Reference > Quotations > S. Austin Allibone, comp. > Prose Quotations from Socrates to Macaulay
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S. Austin Allibone, comp.  Prose Quotations from Socrates to Macaulay.  1880.
 
Lord Mansfield
 
  General rules are wisely established for attaining justice with ease, certainty, and dispatch; but the great end of them being to do justice, the Court will see that it be really obtained. The courts have been more liberal of late years in their determinations, and have more endeavoured to attend to the real justice of the case, than formerly.
Lord Mansfield.    
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  The arguments on the other side [that is, arguments against admitting the testimony in question from the novelty of the case] prove nothing. Does it follow from thence that no witnesses can be examined in a case that never specifically existed before, or that an action cannot be brought in a case that never happened before? Reason (being stated to be the first ground of all laws by the author of the book called Doctor and Student) must determine the case. Therefore the only question is, whether upon principles of reason, justice, and convenience, this witness be admissible. Cases in law depend upon the occasions which give rise to them.
Lord Mansfield: (when Solicitor-General Murray): Ormichund v. Barker, 1st Atkyns.    
  2
 
  It has been imputed to me by the noble Earl [Chatham] on my left hand that I, too, am running the race of popularity. If the noble Earl means by popularity the applause bestowed by after-ages on good and virtuous actions, I have long been struggling in that race,—to what purpose all-trying time can alone determine: but if he means that mushroom popularity which is raised without merit and lost without crime, he is much mistaken. I defy the noble Earl to point out a single action in my life where the popularity of the times ever had the smallest influence upon my determination. I thank God I have a more permanent and steady rule for my conduct,—the dictates of my own breast. Those who have foregone that pleasing adviser, and given up their minds to the slavery of every popular impulse, I sincerely pity: I pity them still more if vanity leads them to mistake the shouts of a mob for the trumpet of Fame. Experience might inform them that many who have been saluted with the huzzas of a crowd one day have received its execrations the next; and many who, by the fools of their own times, have been held up as spotless patriots, have, nevertheless, appeared on the historian’s page, when truth has triumphed over delusion, the assassins of liberty. Why, then, can the noble Earl think I am ambitious of present popularity,—that echo of flattery and counterfeit of renown?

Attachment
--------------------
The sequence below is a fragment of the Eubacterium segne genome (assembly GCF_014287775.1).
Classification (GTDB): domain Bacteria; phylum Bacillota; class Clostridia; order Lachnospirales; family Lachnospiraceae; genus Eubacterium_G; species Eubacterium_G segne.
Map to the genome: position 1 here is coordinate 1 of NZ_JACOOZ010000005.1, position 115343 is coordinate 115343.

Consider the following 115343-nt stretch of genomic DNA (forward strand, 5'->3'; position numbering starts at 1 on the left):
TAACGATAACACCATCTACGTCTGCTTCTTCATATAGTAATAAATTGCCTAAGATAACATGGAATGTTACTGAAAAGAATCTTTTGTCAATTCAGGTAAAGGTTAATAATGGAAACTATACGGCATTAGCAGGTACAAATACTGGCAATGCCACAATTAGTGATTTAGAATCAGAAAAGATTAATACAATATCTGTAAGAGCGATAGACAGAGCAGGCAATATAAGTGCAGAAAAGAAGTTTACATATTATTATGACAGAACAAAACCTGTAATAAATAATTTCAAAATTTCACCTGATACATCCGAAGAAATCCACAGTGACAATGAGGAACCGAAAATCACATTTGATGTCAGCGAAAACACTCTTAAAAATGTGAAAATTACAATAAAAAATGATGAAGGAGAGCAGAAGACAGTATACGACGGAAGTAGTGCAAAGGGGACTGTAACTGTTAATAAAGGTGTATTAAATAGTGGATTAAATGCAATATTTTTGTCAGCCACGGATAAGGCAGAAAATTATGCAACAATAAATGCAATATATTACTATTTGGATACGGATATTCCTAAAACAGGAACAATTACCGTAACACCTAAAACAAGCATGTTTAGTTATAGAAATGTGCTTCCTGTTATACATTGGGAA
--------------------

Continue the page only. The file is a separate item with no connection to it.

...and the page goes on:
Lord Chief-Justice Mansfield: In the House of Lords, May 9, 1770: 16 Parl. Hist., 974–978: Lord Campbell’s Chief Justices, ii. 475.    
  3
 
  What bloodshed and confusion have been occasioned from the reign of Henry IV., when the first penal statutes were enacted, down to the revolution in this kingdom, by laws made to force conscience! There is nothing certainly more unreasonable, more inconsistent with the rights of human nature, more contrary to the spirit and precepts of the Christian religion, more iniquitous and unjust, more impolitic, than persecution. It is against natural religion, revealed religion, and sound policy. Sad experience and a large mind taught that great man the President De Thou this doctrine. Let any man read the many admirable things which, though a papist, he hath dared to advance on this subject, in the dedication of his History to Henry IV. of France (which I never read without rapture), and he will be fully convinced not only how cruel, but how impolitic, it is to prosecute for religious opinions.
Chief-Justice Mansfield: Lord Campbell’s Chief Justices, ii. 513: Life of Lord Mansfield.    
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  All evidence is according to the subject-matter to which it is applied. There is a great deal of difference between length of time that operates as a bar to a claim and that which is used only by way of evidence. Length of time used merely by way of evidence may be left to the consideration of the jury, to be credited or not, or to draw their inferences one way or the other, according to circumstances. I do not know an instance in which proof may not be supplied.
Lord Mansfield: Mayor of Hull v. Horner: Cowper’s Reports, 109.    
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